A common question when designing a PDN (power distribution network) for a printed circuit board is which capacitor values to use. A common practice is to use values in each decade – values like 10uF, 1uF, 0.1uF, and 0.01uF… and there is some reasoning behind that, but a little knowledge of decoupling capacitors can help you pick values that make more sense. There is a great deal of information on designing a PDN in the following article:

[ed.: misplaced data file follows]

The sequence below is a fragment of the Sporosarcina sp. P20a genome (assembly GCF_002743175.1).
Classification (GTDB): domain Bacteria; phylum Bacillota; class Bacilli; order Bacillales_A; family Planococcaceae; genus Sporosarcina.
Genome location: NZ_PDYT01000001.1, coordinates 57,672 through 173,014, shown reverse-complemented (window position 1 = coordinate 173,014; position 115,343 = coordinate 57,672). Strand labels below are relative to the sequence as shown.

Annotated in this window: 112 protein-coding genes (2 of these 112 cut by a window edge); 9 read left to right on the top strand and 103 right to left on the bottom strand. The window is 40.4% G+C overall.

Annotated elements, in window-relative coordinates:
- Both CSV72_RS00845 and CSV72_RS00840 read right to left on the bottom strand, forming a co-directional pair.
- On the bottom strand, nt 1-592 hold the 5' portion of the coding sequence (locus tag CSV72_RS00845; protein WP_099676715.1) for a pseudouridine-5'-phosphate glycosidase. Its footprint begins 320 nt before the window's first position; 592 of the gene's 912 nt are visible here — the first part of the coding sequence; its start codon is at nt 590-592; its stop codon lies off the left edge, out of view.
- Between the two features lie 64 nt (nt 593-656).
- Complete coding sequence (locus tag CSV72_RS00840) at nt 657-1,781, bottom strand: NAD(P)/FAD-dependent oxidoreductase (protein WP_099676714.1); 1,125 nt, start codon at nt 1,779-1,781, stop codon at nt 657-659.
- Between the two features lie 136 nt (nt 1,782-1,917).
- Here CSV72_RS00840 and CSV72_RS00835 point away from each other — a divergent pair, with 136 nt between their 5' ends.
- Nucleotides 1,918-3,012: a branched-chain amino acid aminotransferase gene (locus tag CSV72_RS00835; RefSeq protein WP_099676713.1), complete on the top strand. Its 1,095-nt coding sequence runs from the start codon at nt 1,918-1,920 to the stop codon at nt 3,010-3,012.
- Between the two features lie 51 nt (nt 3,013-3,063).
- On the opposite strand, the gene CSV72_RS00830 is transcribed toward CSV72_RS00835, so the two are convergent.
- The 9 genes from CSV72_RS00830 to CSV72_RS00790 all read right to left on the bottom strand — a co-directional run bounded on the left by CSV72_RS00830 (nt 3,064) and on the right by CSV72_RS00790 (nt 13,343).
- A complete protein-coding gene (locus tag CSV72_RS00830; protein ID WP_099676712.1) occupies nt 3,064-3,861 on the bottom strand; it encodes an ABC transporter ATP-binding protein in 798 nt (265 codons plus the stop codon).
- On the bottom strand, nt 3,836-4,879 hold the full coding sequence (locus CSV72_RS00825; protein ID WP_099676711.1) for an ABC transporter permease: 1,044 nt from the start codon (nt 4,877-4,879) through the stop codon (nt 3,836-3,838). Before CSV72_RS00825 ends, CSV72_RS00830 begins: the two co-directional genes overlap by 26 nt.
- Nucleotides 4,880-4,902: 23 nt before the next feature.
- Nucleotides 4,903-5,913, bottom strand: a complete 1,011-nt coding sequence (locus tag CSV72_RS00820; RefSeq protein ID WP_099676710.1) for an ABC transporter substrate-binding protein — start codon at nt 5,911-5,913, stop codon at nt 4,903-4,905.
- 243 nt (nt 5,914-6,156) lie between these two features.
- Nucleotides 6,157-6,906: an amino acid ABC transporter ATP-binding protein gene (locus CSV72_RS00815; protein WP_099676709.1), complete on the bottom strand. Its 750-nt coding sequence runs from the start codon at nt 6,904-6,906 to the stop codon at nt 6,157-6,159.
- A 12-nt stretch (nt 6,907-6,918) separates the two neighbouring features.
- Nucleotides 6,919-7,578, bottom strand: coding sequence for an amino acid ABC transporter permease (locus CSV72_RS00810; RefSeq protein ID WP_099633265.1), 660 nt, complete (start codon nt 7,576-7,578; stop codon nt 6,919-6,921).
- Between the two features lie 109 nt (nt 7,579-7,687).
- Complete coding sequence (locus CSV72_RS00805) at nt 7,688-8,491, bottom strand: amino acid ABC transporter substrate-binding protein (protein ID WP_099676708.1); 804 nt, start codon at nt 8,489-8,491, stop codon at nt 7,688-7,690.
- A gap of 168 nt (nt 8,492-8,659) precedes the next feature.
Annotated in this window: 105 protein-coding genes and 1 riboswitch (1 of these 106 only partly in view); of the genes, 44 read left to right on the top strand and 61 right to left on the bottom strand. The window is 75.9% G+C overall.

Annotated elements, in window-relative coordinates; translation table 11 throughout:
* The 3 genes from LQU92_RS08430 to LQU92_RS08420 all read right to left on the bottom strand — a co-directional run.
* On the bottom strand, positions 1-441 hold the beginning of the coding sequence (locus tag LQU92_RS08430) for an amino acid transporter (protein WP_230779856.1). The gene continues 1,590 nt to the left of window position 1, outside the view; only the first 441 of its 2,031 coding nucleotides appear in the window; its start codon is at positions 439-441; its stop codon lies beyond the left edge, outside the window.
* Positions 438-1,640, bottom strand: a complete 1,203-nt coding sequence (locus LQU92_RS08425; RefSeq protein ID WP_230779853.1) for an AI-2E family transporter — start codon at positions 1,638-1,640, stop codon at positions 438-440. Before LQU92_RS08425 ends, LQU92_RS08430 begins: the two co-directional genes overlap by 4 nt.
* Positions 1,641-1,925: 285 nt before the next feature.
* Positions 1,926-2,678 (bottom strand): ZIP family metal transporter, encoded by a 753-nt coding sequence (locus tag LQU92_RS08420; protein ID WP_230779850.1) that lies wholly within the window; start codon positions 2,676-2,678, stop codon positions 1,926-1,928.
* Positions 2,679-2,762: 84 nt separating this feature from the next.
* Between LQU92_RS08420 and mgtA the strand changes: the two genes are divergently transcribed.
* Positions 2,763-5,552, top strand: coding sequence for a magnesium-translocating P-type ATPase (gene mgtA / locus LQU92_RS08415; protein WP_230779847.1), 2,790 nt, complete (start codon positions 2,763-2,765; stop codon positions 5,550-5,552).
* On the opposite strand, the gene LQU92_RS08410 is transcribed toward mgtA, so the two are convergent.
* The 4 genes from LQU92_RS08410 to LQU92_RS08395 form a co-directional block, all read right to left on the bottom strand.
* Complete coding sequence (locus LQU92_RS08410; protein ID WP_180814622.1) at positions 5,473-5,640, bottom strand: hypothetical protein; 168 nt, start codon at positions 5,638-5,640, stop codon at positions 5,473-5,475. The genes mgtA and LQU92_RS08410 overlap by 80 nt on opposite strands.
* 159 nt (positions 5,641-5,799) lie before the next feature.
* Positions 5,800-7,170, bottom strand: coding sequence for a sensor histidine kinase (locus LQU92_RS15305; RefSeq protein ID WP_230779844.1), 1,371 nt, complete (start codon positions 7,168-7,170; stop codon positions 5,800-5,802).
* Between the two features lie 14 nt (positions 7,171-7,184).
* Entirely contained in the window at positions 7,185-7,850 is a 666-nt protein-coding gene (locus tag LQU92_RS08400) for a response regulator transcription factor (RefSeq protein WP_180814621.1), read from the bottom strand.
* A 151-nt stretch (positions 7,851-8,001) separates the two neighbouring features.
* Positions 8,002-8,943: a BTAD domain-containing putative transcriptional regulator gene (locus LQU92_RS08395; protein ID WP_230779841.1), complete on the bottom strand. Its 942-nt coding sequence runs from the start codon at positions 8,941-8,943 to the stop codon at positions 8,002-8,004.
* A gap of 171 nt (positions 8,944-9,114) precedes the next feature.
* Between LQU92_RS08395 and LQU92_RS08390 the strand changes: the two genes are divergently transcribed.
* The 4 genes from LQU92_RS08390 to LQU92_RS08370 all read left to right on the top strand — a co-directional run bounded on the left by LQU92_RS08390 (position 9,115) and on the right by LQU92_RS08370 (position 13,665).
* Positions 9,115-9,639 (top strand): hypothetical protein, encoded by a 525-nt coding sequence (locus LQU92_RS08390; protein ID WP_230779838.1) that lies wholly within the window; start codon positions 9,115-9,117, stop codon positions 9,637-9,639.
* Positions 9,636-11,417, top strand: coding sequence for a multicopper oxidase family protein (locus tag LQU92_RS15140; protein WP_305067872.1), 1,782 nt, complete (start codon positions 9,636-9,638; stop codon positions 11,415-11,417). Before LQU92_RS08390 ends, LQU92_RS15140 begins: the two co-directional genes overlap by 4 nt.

One of the items discussed is picking capacitors that have the most capacitance for a given body size. The reasoning behind this is that the limiting factor for a capacitor’s performance is the inductance. Capacitors with smaller body sizes have the least inductance, and also allow for the least amount of mounted inductance. An 0402 capacitor, for example, typically comes in values up to 0.22uF. So, using 0.22uF 0402 capacitors is a better idea than using 0.1uF capacitors, as you get over twice the capacitance for the same amount of inductance. But in order to get a significant amount of capacitance, you need to use a large number of these capacitors in parallel. These are the “high-frequency” capacitors of the PDN, because they are the capacitors that are effective at higher frequencies, because of their small inductance. Axial-leaded caps, on the other hand, have much larger capacitance, but also large inductance, and thus are only effective at decoupling lower frequencies. You can play with different capacitor values to optimize your PDN using the HyperLynx PDN Editor.